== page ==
The technology has vastly improved since the dead-eye days of Polar Express. While the kids in that movie creeped me out with their flat stares, the characters of Beowulf are so convincingly rendered that it’s possible to forget the technology and accept them all as flesh-and-blood actors. Which, of course, leads to the question: Why not just go forego using performance capture and go with real actors? Well, real actors did perform the roles however the budget would have been doubled or even tripled if Zemeckis hadn’t used what’s become his favorite technological toy in order to tell the story.
Like the ancient English poem that inspired it, Beowulf takes place in a Danish kingdom ruled by King Hrothgar (Sir Anthony Hopkins) and his pretty wife, Queen Wealthow (Robin Wright Penn). The kingdom has gathered together to celebrate the opening of their new mead hall and drinks are flowing freely. There’s loads of merrymaking, which means it’s a very rowdy group gathered together to party with the royalty.
Spared from the attack (there’s a history between the two that’s shortly revealed), King Hrothgar makes it known he’s willing to pay pretty much whatever it takes to rid his kingdom of Grendel. Beowulf (Ray Winstone) and a batch of his bravest fellow Geats (don’t you love that word?) show up to save the day, pledging to kill the beast in exchange for a handsome reward that includes a very special golden grail in the shape of a dragon. The one-of-a-kind treasure is connected to a deep, dark secret involving Grendel and his mother, a secret Beowulf becomes intimately involved in when he goes off to hunt down the monster terrorizing King Hrothgar’s lands and winds up spending time with the monster’s nearly naked and extremely sensual mom (Angelina Jolie).
Checking out Ray Winstone’s muscular physique in Beowulf is sure to make a batch of actors line up for the next performance capture project. Most actors have to go through rigorous training in order to take on a role like Beowulf, but Winstone simply had to act it out and let Zemeckis’ geniuses do the rest. Winstone’s Beowulf’s packing at least an 18’er and looks more handsome than most Disney princes. Now that’s not to say Winstone in real life isn’t a good-looking man. It’s simply to point out what can be accomplished/embellished using the performance capture technology. It’s still Winstone actually acting out the part of the heroic slayer of beasties; he’s just physically beefed up to fit the part.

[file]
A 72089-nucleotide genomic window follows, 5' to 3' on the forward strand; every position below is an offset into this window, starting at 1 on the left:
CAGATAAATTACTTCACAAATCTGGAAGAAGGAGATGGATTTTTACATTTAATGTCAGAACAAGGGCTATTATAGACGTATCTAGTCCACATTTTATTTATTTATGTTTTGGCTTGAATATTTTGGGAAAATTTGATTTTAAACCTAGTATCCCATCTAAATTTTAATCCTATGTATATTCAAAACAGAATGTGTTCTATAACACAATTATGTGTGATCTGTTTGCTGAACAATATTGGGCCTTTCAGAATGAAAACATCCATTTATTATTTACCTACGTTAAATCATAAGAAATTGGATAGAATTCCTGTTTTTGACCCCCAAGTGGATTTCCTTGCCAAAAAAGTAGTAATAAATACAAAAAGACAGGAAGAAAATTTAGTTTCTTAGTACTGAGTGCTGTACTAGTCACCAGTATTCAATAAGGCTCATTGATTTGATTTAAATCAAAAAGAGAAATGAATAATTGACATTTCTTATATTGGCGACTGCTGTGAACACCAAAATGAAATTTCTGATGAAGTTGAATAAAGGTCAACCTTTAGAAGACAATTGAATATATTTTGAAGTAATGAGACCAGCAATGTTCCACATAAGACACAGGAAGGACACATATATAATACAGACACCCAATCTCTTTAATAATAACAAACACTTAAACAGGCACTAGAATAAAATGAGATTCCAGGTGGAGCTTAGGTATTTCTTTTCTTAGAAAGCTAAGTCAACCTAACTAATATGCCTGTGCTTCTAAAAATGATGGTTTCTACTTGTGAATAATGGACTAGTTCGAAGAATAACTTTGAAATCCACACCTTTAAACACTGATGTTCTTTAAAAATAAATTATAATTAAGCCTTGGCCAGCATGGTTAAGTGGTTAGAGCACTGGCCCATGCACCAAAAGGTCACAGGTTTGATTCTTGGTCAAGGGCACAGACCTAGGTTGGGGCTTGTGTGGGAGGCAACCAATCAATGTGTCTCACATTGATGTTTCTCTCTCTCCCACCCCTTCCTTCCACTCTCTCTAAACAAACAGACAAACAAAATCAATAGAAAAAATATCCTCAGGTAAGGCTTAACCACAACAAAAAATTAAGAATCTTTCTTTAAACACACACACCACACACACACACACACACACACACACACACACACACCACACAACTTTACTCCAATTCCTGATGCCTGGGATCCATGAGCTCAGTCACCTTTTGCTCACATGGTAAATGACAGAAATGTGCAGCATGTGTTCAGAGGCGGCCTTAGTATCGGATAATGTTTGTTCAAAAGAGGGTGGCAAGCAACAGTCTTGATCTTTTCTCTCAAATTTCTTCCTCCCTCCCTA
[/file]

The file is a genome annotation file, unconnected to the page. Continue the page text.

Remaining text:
Each character in the cast looks close enough to the actor who performed the role to easily recognize who is playing who, with the exception of Grendel. Crispin Glover donned the performance capture suit to play the sad creature and his face and body are completely altered to fit the role. He also converses in only Olde English so not even his voice will be recognizable to most audiences. Hopkins’ King Hrothgar is a distended and distorted copy of Hopkins, who definitely doesn’t carry around as many extra pounds as his character. Still, there’s no mistaking Hrothgar’s face and body language as anyone else’s other than Sir Hopkins.
The Bottom Line
For all the guts and gore, Beowulf does have its lighter moments. When Beowulf strips down to fight Grendel, a little twist that actually doesn’t make that much sense when you analyze it, items are strategically placed in front of his private parts a la Austin Powers. But unlike the Mike Myers cover-ups, the covering of Beowulf’s manhood continues over the course of many scenes. Surprisingly, screenwriters Gaiman and Avary threw in a good supply of jokes and bawdy humor, and a lot of Beowulf is played for laughs.
Beowulf must be seen in 3-D in a theater to truly get the most out of the experience. Spears fly right at the audience, blood pours over the screen, and Zemeckis’ Beowulf makes it feel as though you’ve donned armor and are engaged in battle right alongside the film’s hero. Limbs are ripped off, hearts pulled out, and although all of this could have been accomplished in a regular live-action movie, it’s seems infinitesimally more satisfying in this high tech format.
Beowulf is rated PG-13 for intense sequences of violence including disturbing images, some sexual material and nudity.